By culebrón


2016-08-16 19:15:54 8 Comments

Setting up Flask with uWSGI and Nginx is quite difficult, and even with buildout scripts it takes quite some time, and has to be recorded to instructions to be reproduced later.

If I don't plan a big load on server (it's hidden from public), does it make sense to run it without uWSGI? (Flask can listen to a port. Can Nginx just forward requests?)

Does it make sense to not use even Nginx, just running bare flask app on a port?

2 comments

@davidism 2016-08-16 19:28:55

When you "run Flask" you are actually running Werkzeug's development WSGI server, and passing your Flask app as the WSGI callable.

The development server is not intended for use in production. It is not designed to be particularly efficient, stable, or secure.

Replace the Werkzeug dev server with a production-ready WSGI server such as Gunicorn or uWSGI when moving to production, no matter where the app will be available.


The answer is similar for "should I use a web server". WSGI servers happen to have HTTP servers but they will not be as good as a dedicated production HTTP server (Nginx, Apache, etc.).


Flask documents how to deploy in various ways. Many hosting providers also have documentation about deploying Python or Flask.

@Stephen J. 2016-08-16 20:58:27

Presumably you already have a Flask app object and routes set up, but if you create the app like this:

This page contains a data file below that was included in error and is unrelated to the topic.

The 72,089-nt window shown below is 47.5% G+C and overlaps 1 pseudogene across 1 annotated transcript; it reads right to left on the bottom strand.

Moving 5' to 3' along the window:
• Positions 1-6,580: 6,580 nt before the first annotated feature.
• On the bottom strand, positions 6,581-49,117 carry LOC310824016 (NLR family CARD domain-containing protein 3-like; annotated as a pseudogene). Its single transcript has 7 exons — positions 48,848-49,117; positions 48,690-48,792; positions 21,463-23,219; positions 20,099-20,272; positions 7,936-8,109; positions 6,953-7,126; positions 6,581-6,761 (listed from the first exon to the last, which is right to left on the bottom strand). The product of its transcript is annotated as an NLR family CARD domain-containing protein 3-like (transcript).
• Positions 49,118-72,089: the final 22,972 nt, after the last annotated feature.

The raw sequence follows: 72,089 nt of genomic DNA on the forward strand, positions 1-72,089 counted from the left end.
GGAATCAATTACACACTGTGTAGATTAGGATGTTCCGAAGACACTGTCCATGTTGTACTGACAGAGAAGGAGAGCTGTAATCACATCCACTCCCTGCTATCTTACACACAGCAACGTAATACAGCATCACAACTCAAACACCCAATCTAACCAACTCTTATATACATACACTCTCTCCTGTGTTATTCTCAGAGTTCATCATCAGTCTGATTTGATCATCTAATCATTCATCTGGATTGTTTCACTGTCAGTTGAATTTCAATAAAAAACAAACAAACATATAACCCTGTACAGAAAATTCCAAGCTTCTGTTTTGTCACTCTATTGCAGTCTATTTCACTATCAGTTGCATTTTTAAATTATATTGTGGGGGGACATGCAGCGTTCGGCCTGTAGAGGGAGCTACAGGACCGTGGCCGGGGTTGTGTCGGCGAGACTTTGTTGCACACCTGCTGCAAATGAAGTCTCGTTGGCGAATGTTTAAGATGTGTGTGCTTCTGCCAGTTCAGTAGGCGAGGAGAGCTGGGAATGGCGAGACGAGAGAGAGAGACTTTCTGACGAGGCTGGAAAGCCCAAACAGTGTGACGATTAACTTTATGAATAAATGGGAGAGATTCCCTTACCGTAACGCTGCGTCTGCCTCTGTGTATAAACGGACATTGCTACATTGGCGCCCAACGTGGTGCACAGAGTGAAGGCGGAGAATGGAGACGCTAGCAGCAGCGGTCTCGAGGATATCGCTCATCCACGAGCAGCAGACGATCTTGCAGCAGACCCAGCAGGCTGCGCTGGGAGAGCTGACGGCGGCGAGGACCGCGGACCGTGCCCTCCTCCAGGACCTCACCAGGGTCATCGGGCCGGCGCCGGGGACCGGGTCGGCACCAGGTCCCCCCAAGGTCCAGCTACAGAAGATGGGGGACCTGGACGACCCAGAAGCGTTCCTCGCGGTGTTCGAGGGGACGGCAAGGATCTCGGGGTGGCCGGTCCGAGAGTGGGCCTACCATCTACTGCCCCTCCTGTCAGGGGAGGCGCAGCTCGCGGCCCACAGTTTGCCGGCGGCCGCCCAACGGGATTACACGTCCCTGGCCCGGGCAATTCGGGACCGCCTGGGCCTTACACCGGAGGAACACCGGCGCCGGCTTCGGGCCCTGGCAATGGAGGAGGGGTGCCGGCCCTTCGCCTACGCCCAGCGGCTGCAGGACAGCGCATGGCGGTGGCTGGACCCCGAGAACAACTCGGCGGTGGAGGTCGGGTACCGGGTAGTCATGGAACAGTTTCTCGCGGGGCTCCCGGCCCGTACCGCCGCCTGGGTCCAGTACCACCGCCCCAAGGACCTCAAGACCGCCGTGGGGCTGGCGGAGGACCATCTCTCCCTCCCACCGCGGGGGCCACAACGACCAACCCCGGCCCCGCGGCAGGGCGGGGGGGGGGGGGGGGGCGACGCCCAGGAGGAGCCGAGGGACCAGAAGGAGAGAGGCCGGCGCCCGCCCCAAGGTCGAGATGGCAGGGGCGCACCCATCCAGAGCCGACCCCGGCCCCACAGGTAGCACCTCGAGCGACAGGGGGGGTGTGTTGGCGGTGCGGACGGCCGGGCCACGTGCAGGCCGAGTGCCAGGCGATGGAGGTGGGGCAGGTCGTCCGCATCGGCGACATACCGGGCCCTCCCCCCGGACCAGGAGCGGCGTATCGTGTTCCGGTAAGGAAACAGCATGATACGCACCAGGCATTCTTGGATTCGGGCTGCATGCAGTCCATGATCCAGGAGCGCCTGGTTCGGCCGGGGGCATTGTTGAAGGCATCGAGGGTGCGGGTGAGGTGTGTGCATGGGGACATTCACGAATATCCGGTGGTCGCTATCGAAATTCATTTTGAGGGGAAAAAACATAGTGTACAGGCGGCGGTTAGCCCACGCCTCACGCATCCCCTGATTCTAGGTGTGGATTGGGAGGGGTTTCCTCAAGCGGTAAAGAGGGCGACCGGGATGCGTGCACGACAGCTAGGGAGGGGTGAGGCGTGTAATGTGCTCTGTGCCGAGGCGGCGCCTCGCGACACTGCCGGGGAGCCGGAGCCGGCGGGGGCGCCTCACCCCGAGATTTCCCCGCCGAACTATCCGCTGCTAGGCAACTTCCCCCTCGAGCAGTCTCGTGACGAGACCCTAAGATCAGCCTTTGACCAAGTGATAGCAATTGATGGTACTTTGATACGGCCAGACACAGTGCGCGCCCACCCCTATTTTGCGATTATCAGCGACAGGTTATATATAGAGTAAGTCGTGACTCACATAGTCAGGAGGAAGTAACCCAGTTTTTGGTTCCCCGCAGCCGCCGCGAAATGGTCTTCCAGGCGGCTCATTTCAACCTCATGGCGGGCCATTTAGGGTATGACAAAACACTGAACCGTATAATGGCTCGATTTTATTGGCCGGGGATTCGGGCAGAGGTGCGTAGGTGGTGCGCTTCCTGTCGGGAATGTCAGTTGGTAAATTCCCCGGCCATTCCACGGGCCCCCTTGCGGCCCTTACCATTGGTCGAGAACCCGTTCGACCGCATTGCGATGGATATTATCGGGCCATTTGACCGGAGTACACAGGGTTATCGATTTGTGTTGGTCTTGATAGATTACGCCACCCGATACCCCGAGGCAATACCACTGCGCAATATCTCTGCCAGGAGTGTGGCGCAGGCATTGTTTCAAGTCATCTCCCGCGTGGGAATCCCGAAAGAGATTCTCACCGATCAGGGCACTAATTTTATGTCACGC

import flask

app = flask.Flask(__name__)

then set up your @app.route()s, and then when you want to start the app:

import gevent

app_server = gevent.wsgi.WSGIServer((host, port), app)
app_server.serve_forever()

Then you can just run your application directly rather than having to tell gunicorn or uWSGI or anything else to run it for you.

I had a case where I wanted the utility of flask to build a web application (a REST API service) and found the inability to compose flask with other non-flask, non-web-service elements a problem. I eventually found gevent.wsgi.WSGIServer and it was just what I needed. After the call to app_server.serve_forever(), you can call app_server.stop() when your application wants to exit.

In my deployment, my application is listening on localhost: using flask and gevent, and then I have nginx reverse-proxying HTTPS requests on another port and forwarding them to my flask service on localhost.

@David Hamner 2019-01-17 21:34:56

import gevent.pywsgi worked!

@Anil Jagtap 2019-02-21 04:09:56

@Stephen J. where I need to write above logic? from where and how to call app_server.serve_forever()?

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